Study Shows Diesel & Hybrid Cost Advantages

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pumping gas

You’d think you wouldn’t really need to run the numbers to make sure, but it turns out that some people have, and, as expected, it’s less expensive to own and operate either a diesel of a hybrid car than a gasoline fueled ride. Who knows what their motivation was, maybe it was that bogus study that showed a Hummer has less environmental impact than a Prius, but the numbers, which do look very good, are laid out after the jump.

For the fourth year running, has released its annual survey of eco-conscious rides and it shows what anyone who has bought a car for long term use has found out first hand: Gas cars are cheaper in initial costs, but over the years of ownership, diesels and hybrids take less from your pocket.

The IntelliChoice survey looked at diesels and hybrids from 2009, and after a projected 70K miles or five years of running, either green engine choice costs less than a more common gasoline fueled engines to operate. IntelliChoice surveyed more then just MPGs, they also accounted for overall maintenance costs and resale value in addition to projected fuel savings offered up by the non-gas cars. According to IntelliChoice, hybrids and clean diesels are built and sold as top-of-the-line models and have more of a tendency to have higher resale value.

The majority of the cars tested “deliver a cost-of-ownership that is somewhat or significantly lower than gasoline versions of the same vehicle,” said IntelliChoice editor James Bell. Bell had particularly high praise for VW’s Jetta TDI and the Mercedes Benz E320 diesels. Saying that they “perform even better than hybrids in saving thousands of dollars in costs and recouping their purchase premium.”

Of course, what Mr. Bell and the IntelliChoice survey didn’t say is that if the price of gasoline drops, so does the perceived value of owning a diesel. But seriously, what are the chances of gas prices dropping significantly any time soon?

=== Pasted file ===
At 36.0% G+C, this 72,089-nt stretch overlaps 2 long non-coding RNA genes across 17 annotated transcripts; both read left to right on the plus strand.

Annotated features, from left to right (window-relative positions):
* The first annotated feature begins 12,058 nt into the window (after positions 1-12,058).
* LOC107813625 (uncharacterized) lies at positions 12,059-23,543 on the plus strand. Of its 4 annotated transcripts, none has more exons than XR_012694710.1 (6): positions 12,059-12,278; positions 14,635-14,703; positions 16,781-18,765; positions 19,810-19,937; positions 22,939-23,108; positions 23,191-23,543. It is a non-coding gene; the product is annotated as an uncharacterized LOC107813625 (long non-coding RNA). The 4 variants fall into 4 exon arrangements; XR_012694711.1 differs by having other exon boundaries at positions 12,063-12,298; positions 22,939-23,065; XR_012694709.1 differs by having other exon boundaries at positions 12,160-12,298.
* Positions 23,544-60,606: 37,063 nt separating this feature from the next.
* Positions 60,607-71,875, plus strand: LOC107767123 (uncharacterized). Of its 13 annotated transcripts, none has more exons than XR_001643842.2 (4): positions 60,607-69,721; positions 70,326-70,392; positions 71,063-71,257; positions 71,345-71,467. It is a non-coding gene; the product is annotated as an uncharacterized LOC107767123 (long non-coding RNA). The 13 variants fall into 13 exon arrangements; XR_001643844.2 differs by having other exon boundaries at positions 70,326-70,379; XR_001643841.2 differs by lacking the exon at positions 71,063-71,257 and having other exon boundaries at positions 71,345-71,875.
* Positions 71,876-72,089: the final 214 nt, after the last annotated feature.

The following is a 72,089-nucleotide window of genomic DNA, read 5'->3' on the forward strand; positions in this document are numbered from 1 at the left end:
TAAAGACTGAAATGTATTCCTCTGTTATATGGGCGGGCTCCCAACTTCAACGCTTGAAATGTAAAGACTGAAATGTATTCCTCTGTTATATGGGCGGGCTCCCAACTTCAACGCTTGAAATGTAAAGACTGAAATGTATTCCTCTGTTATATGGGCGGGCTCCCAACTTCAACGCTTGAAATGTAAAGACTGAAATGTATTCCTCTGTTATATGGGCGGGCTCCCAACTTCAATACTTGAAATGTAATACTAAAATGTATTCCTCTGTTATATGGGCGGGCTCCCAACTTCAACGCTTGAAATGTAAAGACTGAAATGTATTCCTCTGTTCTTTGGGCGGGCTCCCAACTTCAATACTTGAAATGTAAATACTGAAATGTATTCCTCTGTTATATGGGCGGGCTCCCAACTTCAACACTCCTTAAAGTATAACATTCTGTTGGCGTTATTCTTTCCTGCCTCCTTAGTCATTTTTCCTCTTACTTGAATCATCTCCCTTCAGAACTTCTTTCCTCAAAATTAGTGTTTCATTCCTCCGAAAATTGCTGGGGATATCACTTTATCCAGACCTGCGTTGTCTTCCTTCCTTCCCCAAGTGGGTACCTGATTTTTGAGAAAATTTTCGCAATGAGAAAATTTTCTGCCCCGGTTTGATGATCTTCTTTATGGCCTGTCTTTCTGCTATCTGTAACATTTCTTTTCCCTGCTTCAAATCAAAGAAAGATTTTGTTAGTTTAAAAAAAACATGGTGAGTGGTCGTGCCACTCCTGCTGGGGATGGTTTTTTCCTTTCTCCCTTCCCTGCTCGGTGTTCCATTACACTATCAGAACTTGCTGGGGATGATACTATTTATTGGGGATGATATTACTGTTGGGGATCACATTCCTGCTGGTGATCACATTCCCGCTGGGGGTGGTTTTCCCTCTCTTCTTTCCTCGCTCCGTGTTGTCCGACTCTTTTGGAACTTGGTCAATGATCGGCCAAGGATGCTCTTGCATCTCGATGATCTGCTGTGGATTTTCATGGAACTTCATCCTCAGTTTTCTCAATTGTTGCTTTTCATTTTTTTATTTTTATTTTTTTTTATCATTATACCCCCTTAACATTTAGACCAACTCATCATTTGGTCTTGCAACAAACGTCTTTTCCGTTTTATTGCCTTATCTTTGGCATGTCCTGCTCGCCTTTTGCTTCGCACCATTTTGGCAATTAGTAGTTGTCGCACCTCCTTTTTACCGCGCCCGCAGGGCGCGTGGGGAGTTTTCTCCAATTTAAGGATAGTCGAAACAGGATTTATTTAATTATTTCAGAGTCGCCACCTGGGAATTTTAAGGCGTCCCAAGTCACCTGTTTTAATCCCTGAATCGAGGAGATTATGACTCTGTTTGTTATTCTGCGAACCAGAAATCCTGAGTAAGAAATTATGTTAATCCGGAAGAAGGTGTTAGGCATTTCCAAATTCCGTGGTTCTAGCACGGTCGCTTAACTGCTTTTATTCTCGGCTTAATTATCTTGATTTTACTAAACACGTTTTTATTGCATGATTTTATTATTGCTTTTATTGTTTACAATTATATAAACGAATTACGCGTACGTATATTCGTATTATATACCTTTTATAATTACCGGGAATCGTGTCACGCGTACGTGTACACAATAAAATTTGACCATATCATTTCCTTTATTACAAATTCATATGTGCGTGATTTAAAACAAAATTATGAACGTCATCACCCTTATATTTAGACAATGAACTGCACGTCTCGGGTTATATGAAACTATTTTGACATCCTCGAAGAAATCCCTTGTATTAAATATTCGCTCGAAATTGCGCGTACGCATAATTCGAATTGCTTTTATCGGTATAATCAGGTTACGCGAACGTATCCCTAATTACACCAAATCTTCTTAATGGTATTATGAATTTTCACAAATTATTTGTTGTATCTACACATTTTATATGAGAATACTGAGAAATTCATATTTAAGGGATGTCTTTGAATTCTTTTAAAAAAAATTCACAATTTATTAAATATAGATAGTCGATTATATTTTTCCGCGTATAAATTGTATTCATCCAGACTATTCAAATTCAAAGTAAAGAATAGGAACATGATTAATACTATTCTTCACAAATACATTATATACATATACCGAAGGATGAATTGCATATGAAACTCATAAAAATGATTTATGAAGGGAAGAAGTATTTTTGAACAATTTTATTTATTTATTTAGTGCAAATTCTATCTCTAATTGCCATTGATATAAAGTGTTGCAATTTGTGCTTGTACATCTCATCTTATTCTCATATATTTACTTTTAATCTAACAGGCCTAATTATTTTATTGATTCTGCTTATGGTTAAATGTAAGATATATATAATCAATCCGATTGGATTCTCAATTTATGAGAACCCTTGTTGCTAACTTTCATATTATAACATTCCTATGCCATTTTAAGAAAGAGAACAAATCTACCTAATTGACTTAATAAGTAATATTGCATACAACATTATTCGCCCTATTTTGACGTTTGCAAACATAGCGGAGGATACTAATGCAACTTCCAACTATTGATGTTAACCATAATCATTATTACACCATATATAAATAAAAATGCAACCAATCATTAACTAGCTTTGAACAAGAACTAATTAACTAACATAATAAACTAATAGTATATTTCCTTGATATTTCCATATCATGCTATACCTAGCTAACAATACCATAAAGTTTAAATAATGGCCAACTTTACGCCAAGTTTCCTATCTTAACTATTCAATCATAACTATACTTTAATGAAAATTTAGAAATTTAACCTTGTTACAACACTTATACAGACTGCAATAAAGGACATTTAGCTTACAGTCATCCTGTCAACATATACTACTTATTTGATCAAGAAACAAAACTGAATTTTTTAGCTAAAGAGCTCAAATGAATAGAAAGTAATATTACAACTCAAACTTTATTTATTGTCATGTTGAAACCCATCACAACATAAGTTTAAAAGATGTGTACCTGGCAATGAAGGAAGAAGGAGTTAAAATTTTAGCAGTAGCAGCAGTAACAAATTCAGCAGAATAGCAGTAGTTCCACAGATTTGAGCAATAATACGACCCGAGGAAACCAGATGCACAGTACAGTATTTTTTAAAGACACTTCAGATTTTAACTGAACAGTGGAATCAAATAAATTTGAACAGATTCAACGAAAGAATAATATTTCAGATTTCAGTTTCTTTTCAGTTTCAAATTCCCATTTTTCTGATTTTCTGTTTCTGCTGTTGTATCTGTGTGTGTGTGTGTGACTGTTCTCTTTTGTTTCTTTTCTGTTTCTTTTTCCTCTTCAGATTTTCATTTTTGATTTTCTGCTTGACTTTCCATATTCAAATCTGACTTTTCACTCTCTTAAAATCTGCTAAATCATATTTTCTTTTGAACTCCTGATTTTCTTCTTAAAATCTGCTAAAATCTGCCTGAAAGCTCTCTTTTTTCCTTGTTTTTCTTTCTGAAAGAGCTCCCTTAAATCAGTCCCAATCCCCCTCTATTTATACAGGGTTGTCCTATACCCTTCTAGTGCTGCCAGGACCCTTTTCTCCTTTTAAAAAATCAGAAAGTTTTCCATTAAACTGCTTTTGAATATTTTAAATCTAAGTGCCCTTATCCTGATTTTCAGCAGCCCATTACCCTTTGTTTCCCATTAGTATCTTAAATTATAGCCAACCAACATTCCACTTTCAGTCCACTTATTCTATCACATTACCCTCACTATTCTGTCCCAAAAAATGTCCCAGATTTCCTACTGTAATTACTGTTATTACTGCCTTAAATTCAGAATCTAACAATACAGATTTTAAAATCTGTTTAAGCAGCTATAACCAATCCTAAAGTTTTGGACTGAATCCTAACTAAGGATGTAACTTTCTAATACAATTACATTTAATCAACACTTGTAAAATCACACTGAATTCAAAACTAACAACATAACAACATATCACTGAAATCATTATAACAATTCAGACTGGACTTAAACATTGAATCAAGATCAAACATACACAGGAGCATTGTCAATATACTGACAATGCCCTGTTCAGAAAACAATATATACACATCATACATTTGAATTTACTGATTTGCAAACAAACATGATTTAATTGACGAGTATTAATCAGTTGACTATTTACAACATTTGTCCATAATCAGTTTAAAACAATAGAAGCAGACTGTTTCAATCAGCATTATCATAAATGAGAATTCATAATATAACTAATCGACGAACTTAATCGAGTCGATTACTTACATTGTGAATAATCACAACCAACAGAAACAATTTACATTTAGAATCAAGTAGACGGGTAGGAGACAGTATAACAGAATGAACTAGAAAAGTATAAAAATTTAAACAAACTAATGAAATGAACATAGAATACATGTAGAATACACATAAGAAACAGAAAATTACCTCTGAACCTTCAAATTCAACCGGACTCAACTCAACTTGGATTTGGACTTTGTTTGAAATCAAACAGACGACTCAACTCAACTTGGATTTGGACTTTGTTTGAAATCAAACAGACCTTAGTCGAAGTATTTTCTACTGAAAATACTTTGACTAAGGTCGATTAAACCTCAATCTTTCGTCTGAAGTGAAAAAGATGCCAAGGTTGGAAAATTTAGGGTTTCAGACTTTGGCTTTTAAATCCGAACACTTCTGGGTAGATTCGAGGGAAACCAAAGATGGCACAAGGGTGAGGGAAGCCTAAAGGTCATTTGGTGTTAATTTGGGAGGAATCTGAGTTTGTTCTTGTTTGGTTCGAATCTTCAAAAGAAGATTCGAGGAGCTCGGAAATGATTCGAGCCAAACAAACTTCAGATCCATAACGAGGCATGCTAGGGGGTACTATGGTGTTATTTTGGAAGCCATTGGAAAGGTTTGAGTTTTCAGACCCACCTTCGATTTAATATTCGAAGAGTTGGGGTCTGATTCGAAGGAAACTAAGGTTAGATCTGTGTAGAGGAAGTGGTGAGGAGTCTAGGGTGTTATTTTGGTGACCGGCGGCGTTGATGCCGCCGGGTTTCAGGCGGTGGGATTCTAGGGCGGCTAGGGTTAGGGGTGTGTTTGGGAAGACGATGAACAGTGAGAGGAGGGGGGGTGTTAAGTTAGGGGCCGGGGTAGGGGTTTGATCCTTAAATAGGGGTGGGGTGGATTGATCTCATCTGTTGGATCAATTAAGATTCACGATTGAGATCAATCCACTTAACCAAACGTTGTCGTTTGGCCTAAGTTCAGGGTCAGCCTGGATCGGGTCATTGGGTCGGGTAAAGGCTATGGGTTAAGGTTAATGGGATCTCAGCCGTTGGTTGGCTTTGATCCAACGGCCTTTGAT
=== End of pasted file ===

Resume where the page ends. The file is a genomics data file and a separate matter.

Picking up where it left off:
Source: AutoBlogGreen

Photo from Flickr user goldberg

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  • Chris says:

    Audi is making a strong push for clean diesel:

    America is going to have to invest in some type of infrastructure eventually if we truly “want” to reduce our dependency on foreign oil. It’s not going to happen without the government forcing the issue. Most European nations have done it, and they have about 60% of their cars running diesel. Imagine how much less foreign oil we’d consume if we simply ran half our cars on clean diesel (refer the the article linked above).

    As for hybrids and electrics – how “clean” are they when the batteries have to be replaced? People automatically think diesels are “less clean” than hybrids and electrics, but when you start doing some in-depth research, that might not be the case.

    Plus, from the perspective of performance, diesel has a ton of appeal over hybrid technology. If you’ve paid any attention to the diesel pickup market, you’d know how much potential diesels have in terms of performance. So from a car guy, here’s hoping Audi is successful with their clean diesel promotion!

  • Eric Miltsch says:

    Hybrids and diesels may take less from your pocket over the years, but your break-even point, to make up for the higher upfront costs is nearly unreachable.

    Here’s a post with some comparison figures:

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